This is the text from an article in The Mercury Newspaper
by: DAMIEN BROWN | September 07, 2010 - 08.30am
Claims have surfaced of ambulance officers being paid overtime to work during their annual leave to cover staff shortages, to the anger of the Liberal Party.
More paramedics and volunteer ambulance officers yesterday contacted the Mercury following a series of reports of disgruntled workers fed up with understaffing, not being properly equipped and having to cope with a massive 50 per cent increase in demand over the past five years.
And there have been reports of patients dying because ambulances have not been able to get to them in time -- and some staff being owed as much as a year's worth of annual leave.
Documents obtained by the Mercury this week show that ambulance officers, along with doctors and nurses, are in such short supply they cannot take their accumulated holidays.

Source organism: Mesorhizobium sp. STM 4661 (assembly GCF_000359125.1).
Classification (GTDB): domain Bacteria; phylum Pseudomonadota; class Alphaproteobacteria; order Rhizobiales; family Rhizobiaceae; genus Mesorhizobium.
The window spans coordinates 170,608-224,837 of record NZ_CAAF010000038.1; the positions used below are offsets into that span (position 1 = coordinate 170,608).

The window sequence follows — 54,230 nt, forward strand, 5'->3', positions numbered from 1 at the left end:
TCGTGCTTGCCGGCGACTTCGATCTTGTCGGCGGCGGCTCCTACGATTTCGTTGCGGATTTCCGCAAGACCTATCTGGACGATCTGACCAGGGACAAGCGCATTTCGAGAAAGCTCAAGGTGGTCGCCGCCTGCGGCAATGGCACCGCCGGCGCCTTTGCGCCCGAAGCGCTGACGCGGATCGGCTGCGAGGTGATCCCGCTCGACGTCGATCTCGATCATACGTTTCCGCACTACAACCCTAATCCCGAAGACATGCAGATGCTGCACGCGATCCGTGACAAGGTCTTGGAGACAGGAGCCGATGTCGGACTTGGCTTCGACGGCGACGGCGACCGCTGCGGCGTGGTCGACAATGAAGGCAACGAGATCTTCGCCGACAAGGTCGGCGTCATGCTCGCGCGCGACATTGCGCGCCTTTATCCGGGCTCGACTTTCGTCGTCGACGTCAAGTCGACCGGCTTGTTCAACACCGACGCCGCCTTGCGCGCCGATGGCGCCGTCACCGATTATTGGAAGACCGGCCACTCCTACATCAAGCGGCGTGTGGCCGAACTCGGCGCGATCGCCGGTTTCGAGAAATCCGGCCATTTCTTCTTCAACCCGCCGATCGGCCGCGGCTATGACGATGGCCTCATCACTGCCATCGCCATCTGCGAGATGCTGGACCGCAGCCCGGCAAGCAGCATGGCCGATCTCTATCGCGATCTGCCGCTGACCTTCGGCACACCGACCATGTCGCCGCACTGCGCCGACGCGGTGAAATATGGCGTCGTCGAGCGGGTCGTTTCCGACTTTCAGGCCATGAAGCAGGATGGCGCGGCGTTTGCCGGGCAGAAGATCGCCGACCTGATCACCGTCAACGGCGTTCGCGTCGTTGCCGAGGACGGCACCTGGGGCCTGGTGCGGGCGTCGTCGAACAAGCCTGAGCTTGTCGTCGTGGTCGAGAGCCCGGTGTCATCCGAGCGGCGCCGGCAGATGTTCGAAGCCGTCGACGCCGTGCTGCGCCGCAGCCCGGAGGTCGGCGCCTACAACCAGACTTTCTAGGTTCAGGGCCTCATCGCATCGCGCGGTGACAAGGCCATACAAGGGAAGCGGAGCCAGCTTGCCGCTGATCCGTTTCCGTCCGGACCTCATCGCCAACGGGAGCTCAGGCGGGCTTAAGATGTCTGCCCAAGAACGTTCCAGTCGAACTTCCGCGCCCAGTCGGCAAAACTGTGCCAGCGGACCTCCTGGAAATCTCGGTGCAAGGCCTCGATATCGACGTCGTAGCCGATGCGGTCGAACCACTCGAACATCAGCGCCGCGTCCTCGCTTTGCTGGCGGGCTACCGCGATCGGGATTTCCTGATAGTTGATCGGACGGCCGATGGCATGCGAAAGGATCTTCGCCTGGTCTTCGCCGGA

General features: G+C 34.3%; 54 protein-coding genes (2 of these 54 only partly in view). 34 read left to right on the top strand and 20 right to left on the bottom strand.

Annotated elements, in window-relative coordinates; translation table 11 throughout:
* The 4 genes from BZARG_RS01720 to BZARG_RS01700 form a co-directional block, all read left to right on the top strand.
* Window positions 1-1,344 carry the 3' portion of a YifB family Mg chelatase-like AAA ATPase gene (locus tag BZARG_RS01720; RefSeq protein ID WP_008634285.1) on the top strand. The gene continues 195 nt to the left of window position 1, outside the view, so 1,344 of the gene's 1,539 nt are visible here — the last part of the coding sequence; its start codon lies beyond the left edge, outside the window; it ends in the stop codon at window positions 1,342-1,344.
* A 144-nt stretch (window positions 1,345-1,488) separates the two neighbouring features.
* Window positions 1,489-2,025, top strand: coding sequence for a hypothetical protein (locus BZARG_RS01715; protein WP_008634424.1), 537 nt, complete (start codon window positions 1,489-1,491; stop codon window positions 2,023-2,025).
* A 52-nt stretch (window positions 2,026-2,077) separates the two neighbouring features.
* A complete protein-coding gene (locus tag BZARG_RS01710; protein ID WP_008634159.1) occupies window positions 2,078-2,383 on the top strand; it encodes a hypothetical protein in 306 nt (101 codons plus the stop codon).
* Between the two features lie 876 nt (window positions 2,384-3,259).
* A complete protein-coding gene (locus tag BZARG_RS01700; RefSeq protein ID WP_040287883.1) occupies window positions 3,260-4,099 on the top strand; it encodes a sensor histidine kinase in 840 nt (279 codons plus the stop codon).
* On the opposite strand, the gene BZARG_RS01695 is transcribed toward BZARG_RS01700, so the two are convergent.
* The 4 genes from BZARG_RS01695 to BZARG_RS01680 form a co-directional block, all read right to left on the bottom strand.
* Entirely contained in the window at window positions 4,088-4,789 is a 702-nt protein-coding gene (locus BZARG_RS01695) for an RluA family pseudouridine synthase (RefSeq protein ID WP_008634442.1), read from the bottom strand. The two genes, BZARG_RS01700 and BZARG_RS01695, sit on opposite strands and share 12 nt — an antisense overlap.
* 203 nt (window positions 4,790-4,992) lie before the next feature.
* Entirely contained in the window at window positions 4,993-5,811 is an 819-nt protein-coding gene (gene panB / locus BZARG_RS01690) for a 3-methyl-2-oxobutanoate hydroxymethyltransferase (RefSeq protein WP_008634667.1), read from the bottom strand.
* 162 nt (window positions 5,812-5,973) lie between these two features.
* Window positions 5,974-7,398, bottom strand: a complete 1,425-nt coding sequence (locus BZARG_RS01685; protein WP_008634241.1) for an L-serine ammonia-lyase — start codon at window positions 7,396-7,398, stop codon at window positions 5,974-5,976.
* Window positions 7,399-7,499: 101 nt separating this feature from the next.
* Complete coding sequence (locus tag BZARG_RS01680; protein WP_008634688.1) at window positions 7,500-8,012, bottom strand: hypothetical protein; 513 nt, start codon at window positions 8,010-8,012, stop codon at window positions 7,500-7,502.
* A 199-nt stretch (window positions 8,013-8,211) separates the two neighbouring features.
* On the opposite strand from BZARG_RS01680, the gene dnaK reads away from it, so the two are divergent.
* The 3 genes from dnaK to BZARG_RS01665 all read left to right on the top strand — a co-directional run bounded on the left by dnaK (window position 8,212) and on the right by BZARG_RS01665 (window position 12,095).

A volunteer officer said yesterday that some staff were being paid overtime rates to work during their holidays to cover for staff shortages.
He also cited volunteer workers having to work up to 20 hours and not having their uniforms replaced.
"We are doing the same work as the career officers but feel like we are just treated like second-class citizens," said the volunteer, who did not want to be identified.
"The day you go to work and bring someone back to life or deliver a bub, it makes it all worth it, but we can't continue to be ignored by management for much longer or we're going to crack."
Ambulance Tasmania chief executive officer Dominic Morgan and Health Minister Michelle O'Byrne have urged ambulance officers and the Tasmanian community to be patient.
Mr Morgan has admitted things are not perfect but is confident that when a raft of initiatives is introduced they will make a difference.
But Liberal health spokesman Jeremy Rockliff said yesterday the program to help fix the sick ambulance service needed to be sped up.
"The State Government has supposedly re-injected millions into the Budget to secure front-line health services but you can't get any more front-line than ambulance services, so when staffing is stretched so tight why isn't the Government actively recruiting more ambulance officers to fill the gaps?" he said.
Til then, be safe.
Anterior ST Elevation and a High Initial Troponin.
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